Under Stalin from the late 1930s through the end of the Second World War, the category of “enemy alien” or “enemy of the people” resurfaced and ensnared various national minority groups. Chang’s findings in the Soviet Korean case substantiate the notion that the ethnic or national component figured more prominently than a political or class-based one. In fact, the USSR’s Koreans had proved to be one of the regime’s most loyal and supportive national minorities. It appears, therefore, that the Bolshevik Revolution could not sever itself completely from its Russian national heritage and the powerful historical continuities of tsarist imperialism and “Great Russian chauvinism.” After the mid-1930s, communist ideology and “Great Russian chauvinism” gradually combined under Stalinism to produce a most deadly political situation for millions of persons of different cultural, ethnic, political, and racial backgrounds. Stalin came to advocate a crude and extreme form of right-wing national Bolshevism, sometimes known as “Soviet patriotism.”
In recent years, a robust debate has arisen in the historiography of Russia over whether a “racial” (ethnic) animus played a decisive role in Soviet nationality policies by the 1930s. As Chang argues, revisionist historians who dominate mainstream historiography on the subject identified a form of xenophobia which “sought to identify, repress, and remove persons holding political ideologies inimical to Soviet socialism. Political ideology was the primary consideration. Nationality served only as a ‘marker’ for one’s political beliefs” (174). This prevailing revisionist scholarship neglects to mention that the Soviet regime judged and deported these groups based on ethnicity or race, explicitly violating the 1936 Soviet Constitution. But the revisionists cling to an interpretation of history that smacks of “Soviet exceptionalism,” holding that “ethnic cleansing” can occur without exhibiting forms of ethnic discrimination or collective punishment based on inherited traits. This view essentially absolves Soviet socialism from any taint of bias, racism, or non-Marxist practices.1 Lay readers might view punishing an entire ethnic group for ideological deviation as equally repugnant to punishing them for ethnic identity, but given the supremacy of racism in the multicultural hierarchy of sin, Soviet historiography demonstrates the understanding that the former is far more forgivable than the latter, especially if the goal is advancing communism.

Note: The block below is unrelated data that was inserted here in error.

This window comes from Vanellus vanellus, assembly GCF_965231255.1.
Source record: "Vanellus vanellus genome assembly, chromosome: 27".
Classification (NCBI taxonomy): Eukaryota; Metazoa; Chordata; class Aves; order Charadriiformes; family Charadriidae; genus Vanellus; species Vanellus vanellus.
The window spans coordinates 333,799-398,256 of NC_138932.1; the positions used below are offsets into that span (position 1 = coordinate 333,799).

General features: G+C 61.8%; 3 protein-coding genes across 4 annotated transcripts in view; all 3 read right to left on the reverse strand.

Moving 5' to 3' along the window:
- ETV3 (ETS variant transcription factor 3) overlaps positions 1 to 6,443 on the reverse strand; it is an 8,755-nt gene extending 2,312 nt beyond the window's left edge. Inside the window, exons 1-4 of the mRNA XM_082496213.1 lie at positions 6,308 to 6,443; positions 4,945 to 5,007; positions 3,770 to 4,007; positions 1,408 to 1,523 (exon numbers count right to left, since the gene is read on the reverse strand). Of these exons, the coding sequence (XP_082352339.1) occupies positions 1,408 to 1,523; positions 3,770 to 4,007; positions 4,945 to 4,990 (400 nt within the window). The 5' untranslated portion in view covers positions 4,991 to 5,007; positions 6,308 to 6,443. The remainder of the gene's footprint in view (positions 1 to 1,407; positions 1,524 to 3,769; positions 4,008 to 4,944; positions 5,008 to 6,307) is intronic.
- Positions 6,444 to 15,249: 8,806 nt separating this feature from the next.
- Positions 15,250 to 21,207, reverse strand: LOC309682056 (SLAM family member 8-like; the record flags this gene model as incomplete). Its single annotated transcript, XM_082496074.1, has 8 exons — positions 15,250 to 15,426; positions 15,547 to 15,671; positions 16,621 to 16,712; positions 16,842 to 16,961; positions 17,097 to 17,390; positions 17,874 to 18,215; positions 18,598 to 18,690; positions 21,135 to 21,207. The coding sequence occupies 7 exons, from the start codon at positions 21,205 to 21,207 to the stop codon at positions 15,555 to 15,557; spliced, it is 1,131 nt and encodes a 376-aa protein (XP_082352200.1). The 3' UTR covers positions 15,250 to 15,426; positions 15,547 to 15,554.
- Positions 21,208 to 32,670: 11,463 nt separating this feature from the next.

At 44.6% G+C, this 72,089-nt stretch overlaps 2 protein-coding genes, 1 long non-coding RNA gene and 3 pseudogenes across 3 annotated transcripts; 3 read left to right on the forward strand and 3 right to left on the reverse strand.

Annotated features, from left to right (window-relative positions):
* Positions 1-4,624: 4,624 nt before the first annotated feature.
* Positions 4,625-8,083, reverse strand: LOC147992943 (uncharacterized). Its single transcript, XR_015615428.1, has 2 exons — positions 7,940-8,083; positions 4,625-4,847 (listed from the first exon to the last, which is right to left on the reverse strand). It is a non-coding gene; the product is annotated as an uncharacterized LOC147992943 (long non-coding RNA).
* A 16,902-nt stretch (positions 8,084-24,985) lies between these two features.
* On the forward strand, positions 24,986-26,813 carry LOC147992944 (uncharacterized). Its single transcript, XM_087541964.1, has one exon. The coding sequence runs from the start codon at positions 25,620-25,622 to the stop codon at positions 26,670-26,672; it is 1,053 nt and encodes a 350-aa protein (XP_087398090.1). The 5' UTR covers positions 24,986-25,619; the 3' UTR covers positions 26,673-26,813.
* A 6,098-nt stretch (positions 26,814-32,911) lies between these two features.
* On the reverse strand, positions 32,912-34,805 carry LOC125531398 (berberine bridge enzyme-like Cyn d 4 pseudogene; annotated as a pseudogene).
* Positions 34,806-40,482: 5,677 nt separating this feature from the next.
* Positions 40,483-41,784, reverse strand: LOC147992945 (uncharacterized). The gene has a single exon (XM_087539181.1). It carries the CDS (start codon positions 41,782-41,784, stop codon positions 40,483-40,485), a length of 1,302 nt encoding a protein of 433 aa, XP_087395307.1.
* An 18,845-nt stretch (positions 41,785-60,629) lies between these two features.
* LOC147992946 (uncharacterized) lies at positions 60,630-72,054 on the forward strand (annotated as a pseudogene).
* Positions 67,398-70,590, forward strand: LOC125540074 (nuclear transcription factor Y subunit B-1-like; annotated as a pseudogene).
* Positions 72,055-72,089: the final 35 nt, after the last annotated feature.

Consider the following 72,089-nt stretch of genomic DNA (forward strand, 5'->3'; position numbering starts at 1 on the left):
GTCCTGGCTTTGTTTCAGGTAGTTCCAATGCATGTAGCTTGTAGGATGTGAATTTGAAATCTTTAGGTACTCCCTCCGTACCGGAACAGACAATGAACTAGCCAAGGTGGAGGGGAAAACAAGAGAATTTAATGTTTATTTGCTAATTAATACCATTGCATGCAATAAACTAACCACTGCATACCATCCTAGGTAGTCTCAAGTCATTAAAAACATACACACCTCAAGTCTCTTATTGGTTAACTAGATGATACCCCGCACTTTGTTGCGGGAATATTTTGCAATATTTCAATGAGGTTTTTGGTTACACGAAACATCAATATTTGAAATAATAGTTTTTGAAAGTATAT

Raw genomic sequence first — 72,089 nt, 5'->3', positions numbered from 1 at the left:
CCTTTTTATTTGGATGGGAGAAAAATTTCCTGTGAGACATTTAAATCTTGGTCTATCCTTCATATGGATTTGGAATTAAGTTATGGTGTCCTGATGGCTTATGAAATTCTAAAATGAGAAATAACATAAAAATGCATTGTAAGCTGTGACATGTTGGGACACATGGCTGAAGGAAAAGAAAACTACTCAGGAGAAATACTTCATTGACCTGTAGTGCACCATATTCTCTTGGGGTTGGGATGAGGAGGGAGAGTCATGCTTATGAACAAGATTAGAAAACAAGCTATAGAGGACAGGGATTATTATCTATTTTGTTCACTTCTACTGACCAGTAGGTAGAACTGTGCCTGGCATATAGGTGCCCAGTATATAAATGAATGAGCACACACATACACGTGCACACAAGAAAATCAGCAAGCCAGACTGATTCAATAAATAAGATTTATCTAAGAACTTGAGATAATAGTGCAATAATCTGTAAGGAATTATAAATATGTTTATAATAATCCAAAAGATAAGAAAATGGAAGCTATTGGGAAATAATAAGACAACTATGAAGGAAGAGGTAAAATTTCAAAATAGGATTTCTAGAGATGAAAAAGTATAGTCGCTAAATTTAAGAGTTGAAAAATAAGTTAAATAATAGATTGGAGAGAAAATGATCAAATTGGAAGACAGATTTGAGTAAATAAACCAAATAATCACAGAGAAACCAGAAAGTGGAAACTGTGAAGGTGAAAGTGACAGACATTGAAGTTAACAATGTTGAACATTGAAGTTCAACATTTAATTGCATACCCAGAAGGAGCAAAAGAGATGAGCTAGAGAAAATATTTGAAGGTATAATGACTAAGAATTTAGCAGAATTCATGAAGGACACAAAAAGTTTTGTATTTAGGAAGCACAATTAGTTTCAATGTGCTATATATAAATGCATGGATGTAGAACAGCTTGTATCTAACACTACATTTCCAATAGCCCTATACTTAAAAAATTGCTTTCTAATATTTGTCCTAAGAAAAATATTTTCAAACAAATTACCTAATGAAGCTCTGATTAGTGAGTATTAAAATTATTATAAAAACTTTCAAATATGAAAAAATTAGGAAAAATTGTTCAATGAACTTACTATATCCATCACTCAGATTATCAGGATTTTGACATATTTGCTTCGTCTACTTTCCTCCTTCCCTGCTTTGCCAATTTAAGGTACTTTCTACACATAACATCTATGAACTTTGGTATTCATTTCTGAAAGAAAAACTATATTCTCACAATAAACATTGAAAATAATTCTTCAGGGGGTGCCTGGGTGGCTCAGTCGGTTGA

But as Chang makes clear, from the 1930s onwards, Stalin’s regime made deliberate military, political, and socio-cultural policy decisions to realign its socialist moorings around the “Russian” people, language, and culture. Stalin, for example, released around 1,000-2,000 Soviet Koreans from the Far Eastern Red Army in 1937. Soviet Koreans were deemed to be unreliable, “suspicious,” and “cadres of Japanese espionage.” Ironically, both the 1937 mass deportation, in which 172,000 Koreans were removed to Soviet Central Asia, and the 1936-1938 Great Terror could not have transpired without the complicity of Korean communists, collective farm leaders, elites, and cadres. Korean NKVD (secret police) agents helped arrest, deport, and repress their own co-ethnics. Chang also cites evidence that the USSR sent Chinese and Korean NKVD and GRU (foreign intelligence) agents into Manchuria on various operations from the 1920s until 1937.